Iran is well known as a country that censors Internet access for its citizens. Like China and a handful of other countries, the Government there considers a lot of activities online to be against the regime. With 20 million Internet users in that country, Iran has deployed more and more filters to make it very difficult for dissidents to talk freely online.

That’s why projects like TOR are very important. The basic premise of TOR is to provide online anonymity. Using it protects your privacy, and prevents your traffic from being monitored. According to the TOR metrics, thousands of people in Iran use the software to protect themselves.

It’s no wonder then that regimes like Iran have been trying to cut all TOR traffic. But the TOR protocols are incredibly well done, and blend themselves amongst regular traffic. They use traditional HTTPS connections to bypass filters, and look like any secure, encrypted connection. But last week, Iran successfully found a way to detect TOR and block it.

To understand how they did it, you need to understand how SSL connections are established. For a secure link to be made, a server has to authenticate itself using a certificate, signed by a trusted Certificate Authority (CA). This ensures that the website is who it says it is, and that there’s no impersonation going on. TOR mimics this, but there are some differences. For a start, it doesn’t use CAs. Iran looked into the way the SSL handshake is done to spot one such difference: the expiration date on the certificate.

Typically, a certificate is issued for one or two years. But in the case of TOR, the certificates used are session certificates, used for a single connection, and the expiration date on them was set to two hours instead. So the new Iran filter simply looked at these times and started blocking traffic of all connections that had a certificate with a small valid window of time. This successfully cut off all TOR users from the rest of the Internet.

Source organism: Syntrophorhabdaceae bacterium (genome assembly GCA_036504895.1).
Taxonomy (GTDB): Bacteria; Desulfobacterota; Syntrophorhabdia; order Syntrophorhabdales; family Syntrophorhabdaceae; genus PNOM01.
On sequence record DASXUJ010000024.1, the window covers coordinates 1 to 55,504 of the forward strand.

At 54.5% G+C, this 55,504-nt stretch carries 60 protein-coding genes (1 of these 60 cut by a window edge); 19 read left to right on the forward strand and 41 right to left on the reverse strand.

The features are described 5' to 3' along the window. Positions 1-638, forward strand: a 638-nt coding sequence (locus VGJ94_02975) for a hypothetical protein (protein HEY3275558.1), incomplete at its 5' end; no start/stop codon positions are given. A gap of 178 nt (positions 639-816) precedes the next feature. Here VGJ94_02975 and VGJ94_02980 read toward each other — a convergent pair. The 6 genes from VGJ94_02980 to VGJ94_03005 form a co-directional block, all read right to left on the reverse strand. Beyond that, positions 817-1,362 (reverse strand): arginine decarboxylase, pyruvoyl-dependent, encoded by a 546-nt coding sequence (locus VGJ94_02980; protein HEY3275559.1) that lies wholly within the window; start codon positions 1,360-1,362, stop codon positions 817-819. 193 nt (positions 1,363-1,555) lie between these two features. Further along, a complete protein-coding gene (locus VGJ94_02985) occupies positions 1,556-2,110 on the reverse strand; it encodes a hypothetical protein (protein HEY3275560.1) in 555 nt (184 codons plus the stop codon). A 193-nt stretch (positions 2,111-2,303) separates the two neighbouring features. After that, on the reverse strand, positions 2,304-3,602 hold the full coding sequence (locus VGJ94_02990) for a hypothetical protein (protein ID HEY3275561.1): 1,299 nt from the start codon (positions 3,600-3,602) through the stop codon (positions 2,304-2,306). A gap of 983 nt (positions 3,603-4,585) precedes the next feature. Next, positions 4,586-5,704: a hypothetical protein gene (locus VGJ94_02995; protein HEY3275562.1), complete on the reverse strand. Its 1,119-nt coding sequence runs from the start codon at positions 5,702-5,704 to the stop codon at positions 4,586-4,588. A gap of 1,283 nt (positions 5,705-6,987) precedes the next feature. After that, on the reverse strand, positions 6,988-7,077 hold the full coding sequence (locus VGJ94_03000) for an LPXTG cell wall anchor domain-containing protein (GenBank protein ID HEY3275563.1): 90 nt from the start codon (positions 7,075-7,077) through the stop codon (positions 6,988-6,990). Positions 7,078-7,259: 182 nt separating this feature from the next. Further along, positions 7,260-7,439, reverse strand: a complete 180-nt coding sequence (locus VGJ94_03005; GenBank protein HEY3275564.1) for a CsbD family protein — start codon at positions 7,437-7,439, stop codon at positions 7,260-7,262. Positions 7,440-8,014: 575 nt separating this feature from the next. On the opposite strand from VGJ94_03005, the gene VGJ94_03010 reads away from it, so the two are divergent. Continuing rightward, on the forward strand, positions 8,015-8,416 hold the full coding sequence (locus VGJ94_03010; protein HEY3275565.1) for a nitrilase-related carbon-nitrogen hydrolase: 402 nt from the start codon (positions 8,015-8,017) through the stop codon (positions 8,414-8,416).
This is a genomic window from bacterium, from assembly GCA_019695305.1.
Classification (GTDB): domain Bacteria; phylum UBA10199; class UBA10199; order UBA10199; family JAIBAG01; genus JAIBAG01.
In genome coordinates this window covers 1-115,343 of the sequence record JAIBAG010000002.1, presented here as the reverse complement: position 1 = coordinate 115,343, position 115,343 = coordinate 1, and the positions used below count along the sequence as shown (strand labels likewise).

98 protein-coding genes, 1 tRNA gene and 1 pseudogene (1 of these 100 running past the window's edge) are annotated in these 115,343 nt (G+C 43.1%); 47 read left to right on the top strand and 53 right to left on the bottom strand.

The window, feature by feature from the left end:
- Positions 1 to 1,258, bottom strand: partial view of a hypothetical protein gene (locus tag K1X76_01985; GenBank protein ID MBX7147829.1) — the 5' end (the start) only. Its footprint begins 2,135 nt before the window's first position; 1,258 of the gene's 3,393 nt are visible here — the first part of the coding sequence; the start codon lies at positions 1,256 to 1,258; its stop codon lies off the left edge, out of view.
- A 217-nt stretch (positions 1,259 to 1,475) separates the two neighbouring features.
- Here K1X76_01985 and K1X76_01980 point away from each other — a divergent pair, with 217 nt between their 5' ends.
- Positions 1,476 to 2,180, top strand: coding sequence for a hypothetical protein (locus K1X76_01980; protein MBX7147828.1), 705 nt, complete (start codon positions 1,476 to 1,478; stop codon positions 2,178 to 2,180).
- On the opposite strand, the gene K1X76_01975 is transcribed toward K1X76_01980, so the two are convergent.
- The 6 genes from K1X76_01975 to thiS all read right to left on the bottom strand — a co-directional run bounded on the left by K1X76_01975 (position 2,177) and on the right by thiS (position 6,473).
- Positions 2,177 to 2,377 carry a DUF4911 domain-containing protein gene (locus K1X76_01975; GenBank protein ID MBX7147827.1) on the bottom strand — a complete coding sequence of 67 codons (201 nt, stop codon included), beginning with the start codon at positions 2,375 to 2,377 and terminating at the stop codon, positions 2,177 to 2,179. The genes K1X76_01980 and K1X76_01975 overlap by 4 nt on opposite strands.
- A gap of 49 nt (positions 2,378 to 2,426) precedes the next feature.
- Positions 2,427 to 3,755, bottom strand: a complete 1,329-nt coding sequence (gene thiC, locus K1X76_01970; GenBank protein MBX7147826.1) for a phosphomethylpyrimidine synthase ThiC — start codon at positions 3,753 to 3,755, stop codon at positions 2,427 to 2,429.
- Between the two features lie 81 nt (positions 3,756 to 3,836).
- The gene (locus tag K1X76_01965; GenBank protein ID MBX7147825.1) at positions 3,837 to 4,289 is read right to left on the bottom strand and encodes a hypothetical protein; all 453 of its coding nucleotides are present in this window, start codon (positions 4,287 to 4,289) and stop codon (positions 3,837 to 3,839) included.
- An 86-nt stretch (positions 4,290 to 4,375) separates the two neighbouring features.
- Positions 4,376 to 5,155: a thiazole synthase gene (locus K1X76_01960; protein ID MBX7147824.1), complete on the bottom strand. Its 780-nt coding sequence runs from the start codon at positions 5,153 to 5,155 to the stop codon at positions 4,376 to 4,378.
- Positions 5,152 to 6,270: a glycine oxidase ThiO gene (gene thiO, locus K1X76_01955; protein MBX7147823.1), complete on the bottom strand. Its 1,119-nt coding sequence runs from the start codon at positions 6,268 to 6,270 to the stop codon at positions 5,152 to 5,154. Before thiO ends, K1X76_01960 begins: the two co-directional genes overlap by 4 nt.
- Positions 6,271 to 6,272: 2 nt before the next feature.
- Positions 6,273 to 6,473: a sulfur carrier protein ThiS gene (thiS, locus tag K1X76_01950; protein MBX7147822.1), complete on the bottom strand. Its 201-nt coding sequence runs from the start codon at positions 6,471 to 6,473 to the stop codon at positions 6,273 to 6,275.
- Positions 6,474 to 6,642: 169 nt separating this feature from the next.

Within a day however, the TOR Project was notified, and realized what had happened. They published a fix to simply increase the expiration date on session certificates, and the problem was resolved inside of a day. And since certificates are issued by servers, in TOR’s case relays, and not clients, that means people inside Iran don’t have to upgrade, only the relays around the world do. When enough relays have upgraded, connections will resume normally.

Meanwhile though, this event sparked quite a lot of discussion on the TOR mailing lists. It’s conceivable that Iran, or any other country, could block TOR again based on other differences that they could find in the certificates. So more solutions are being proposed, permanent solutions that would make TOR even stealthier.

One such proposal would remove the ability for TOR links to renegotiate their TLS connections, which would mean the certificate would only be exchanged at the beginning, then they would use another method to keep authenticating between both nodes. This would make it harder to track the various TOR connections.

Another proposal to the developers intends to randomize much of the information contained on those certificates, to avoid having easy-to-detect data. A hard-to-detect cover channel would be instigated through which relays would signal that they support the latest TOR protocol.

Finally, a longer term proposal suggests removing SSL from the core TOR project, and instead allow multiple transport protocols to be plugged in and used at will, such as VPN. This would allow relays and clients to negotiate which protocol they want to use, and switch if one becomes filtered out.

Still, the quick reaction of the developers was received with a lot of praise, as evidenced by the comments on the TOR blog. Many people from Iran depend on anonymity to speak their mind without fear of being imprisoned, and yet again they are now able to do so. But the work is never done, and censorship is always a cat and mouse game. There are companies working on TOR detectors all around the world.

With the proposed changes likely being implemented in the coming months, hopefully this will make this software even more immune to blocking and filtering, and promote freedom of expression, as was the original intent by its creators.

Also read:

Online anonymity: Balancing the needs to protect privacy and prevent cybercrime (Deb Shinder)

Compromised certificate authorities: How to protect yourself (Patrick Lambert)